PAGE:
HC Deb 03 February 1993 vol 218 cc195-6W
Mr. David Marshall

To ask the Secretary of State for the Home Department what plans he has to introduce legislation to curb the use and sale of vehicle entry devices; and if he will make a statement.

Mr. Jack

We have no plans at present to ban or control the sale of vehicle entry devices.

It should be stressed, however, that it is already a criminal offence, under section 25 of the Theft Act 1968, to carry equipment for use in connection with any burglary or theft. This covers vehicle entry devices, and upon conviction an offender is liable to imprisonment for up to three years.

Many people, such as locksmiths and garage owners, have a legitimate need for equipment such as skeleton keys, and this would make it extremely difficult to prohibit their sale. These devices are also often no more effective in gaining entry to locked vehicles than other more rudimentary tools, like screwdrivers or shaped pieces of metal, and often require some skill on the part of the user to work effectively.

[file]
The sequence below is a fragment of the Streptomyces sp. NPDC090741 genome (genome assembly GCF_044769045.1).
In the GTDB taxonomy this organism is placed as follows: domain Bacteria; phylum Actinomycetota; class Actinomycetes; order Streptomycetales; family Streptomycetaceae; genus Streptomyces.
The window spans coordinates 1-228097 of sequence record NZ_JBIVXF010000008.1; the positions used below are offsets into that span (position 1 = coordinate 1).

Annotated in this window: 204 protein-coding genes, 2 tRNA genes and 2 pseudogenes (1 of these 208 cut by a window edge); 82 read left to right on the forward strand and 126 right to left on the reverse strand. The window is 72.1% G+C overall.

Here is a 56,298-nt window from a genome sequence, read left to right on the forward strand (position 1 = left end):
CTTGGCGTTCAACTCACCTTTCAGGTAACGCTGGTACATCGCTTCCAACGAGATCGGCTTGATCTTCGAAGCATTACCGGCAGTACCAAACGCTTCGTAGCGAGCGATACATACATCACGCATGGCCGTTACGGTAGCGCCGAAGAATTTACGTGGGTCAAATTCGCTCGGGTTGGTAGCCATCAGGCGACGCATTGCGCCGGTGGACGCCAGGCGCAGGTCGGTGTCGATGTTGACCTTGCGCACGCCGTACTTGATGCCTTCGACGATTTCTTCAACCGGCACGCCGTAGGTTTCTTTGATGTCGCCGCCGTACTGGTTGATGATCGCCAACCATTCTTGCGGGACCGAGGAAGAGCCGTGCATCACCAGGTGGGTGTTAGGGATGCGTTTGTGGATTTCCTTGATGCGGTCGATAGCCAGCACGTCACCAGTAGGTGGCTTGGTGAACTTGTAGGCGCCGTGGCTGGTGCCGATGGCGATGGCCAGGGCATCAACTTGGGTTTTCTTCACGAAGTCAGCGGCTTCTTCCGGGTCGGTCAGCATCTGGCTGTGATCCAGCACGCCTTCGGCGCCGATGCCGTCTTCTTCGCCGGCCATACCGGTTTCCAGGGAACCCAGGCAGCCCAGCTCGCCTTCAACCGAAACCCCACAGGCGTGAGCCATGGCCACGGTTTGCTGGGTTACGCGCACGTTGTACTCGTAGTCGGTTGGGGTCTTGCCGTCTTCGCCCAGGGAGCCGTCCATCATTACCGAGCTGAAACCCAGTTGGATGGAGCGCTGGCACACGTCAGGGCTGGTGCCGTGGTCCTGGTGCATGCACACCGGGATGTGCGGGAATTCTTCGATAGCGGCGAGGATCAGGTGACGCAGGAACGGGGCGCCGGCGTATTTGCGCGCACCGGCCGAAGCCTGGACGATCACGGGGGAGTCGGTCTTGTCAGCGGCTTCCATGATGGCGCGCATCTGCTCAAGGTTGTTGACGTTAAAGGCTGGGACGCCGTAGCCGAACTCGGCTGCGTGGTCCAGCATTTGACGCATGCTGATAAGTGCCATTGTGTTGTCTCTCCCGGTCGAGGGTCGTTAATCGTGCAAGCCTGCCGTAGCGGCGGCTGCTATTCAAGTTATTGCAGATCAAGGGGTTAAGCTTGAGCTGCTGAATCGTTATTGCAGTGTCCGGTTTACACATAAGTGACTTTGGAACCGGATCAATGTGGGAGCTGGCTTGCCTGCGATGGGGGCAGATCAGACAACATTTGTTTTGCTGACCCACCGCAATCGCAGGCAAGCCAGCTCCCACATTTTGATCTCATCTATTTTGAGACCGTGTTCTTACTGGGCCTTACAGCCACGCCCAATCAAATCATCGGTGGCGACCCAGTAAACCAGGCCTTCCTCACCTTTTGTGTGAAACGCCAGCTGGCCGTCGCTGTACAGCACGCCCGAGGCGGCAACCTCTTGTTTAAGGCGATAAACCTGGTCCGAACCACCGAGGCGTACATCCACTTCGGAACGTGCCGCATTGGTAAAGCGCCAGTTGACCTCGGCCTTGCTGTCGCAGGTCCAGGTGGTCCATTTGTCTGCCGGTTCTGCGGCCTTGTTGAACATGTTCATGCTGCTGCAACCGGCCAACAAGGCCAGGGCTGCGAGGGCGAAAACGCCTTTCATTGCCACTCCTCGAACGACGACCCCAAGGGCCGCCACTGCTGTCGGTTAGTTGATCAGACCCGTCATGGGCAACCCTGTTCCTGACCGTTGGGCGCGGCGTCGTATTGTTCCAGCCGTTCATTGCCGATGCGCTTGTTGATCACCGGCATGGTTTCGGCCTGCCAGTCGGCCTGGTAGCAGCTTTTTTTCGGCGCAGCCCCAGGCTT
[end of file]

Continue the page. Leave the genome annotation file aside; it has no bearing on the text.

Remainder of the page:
Moreover, inquiries by the Home Office crime prevention centre and the Association of Chief Police Officers have not found any evidence of the widespread misuse of skeleton car keys. In particular, the Association of Chief Police Officers has reported that these devices have not been found in the possession of offenders charged with either theft of or from a vehicle.

We do not, therefore, see a need at present for legislation to control the possession, sale or advertising of skeleton car keys, but we shall continue to monitor the situation closely.

We are aware, however, that devices which are capable of deactivating electronic car alarms and central locking systems have recently appeared on the British market. We are actively looking into their availability and effectiveness, with a view to assessing what action may be required. Manufacturers too are aware of the existence of these devices and are working to improve the security of their products accordingly.